Diagnosing and Nurturing Young Minds for a Brighter Future

by | Mar 2024

CHERRYE ROBERTSON is the principal of Byars Dowdy Elementary School in Lebanon, a school that ranges from pre-K to fifth grade. Her background in education is extensive and varied. Her career began as a teacher of first and third grade, and she quickly fell in love with her vocation. While teaching first grade, Robertson’s then principal approached her and asked if she wanted to become a literary leader. 

Childhood literacy was the main plank that drew her to teaching. 

“Teaching kids how to read was my thing. That was my passion.” 

She readily agreed and was a literacy leader for three years. That was followed by another principal who approached her and, praising her skills, suggested she might consider the administrative track. That was something she had to carefully consider, as administration was not something she’d thought of as a career option. She decided, Robertson recalls, “to give it a shot.” 

Child literacy and the need for children to truly learn are prime motivators in her work as principal. One thing that distinguishes Robertson from other principals is that she does the work along with the teachers. It’s not about telling teachers, “This is your data. What are we going to do about this data?” For Cherrye Robertson, it’s all about taking the team approach. If the team sees some hot spots, they need to act as a team to ensure kids are learning. Those issues continue to fuel Robertson’s passion for making sure all kids are learning, constantly driving her forward. 

There are many hot spots for a principal, and they are constantly shifting. 

“At the beginning of the year,” Robertson said, “everywhere is a hot spot — making sure everybody has what they need.” 

And kindergarten, that vital introduction to the scholastic world, is always a hot spot. The school must ensure they’re giving kindergartners the foundational pieces they need. If the school provides all its resources and ensures kids understand, comprehend, and learn in kindergarten, some of the issues moving forward will be eliminated.”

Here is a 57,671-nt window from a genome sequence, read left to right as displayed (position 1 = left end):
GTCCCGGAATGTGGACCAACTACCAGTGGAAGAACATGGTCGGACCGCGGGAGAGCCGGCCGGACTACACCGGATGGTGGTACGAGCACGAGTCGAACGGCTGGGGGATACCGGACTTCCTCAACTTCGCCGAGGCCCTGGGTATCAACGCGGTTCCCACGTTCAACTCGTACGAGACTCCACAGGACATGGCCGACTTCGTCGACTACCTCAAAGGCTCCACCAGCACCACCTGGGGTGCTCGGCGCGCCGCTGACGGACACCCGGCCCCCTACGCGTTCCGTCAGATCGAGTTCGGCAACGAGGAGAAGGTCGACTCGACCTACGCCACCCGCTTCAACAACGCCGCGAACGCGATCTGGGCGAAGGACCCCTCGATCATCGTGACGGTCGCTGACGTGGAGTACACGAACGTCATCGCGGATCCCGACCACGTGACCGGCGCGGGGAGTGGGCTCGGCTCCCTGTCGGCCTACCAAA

Roberston makes the interesting analogy that teachers are akin to doctors. Teachers, like doctors, have to give an assessment to see where the problem is. If there is internal bleeding, it must be ascertained where it is coming from. Once that is determined, the school can get in there and apply the exact procedure to fix it. Nobody wants their doctor to just look at the outside of them and say, “Oh, this patient looks great!” You want your doctor to care and see exactly where that problem is coming from. 

And you want your doctor to follow up. At the end of the year, Robertson and her team go back to all of the grade levels and make sure they know that every child has truly made progress. And if that isn’t the case, what is the best approach? 

“And that’s my job. It’s that cycle of assessing, diagnosing, and giving the intervention. Did it work? If not, now what?” 

These are turbulent times for public schools, but the job has been relatively simple to Robertson. COVID notwithstanding, she feels the mission remains the same: ensuring kids are learning and making progress. 

“That’s really the bare bones of what I do. It’s not harder; we just have to be more intentional with our time, which is what I tell my staff.” 

Being a principal is an exercise in never-ending complexity. “I’ve just been doing it for so long, and so I actually get a little antsy if I don’t have several things on my plate to juggle in one day. Then it’s like, ‘Okay, I must be missing something!’” 

It’s all a matter of prioritizing. The foundation of everything she does is supporting her staff and, quite simply, nurturing and guiding the students. 

“If I accomplish both of those things in one day, or I’m doing work related to those things, that’s why I’m here. It’s just a balancing act.” 

It is a balancing act that Cherrye Robertson undertakes with skill and enthusiasm. Teaching children to “unlock their potential” is a term that gets discussed quite often. But in reality, there’s nothing as important. GN 

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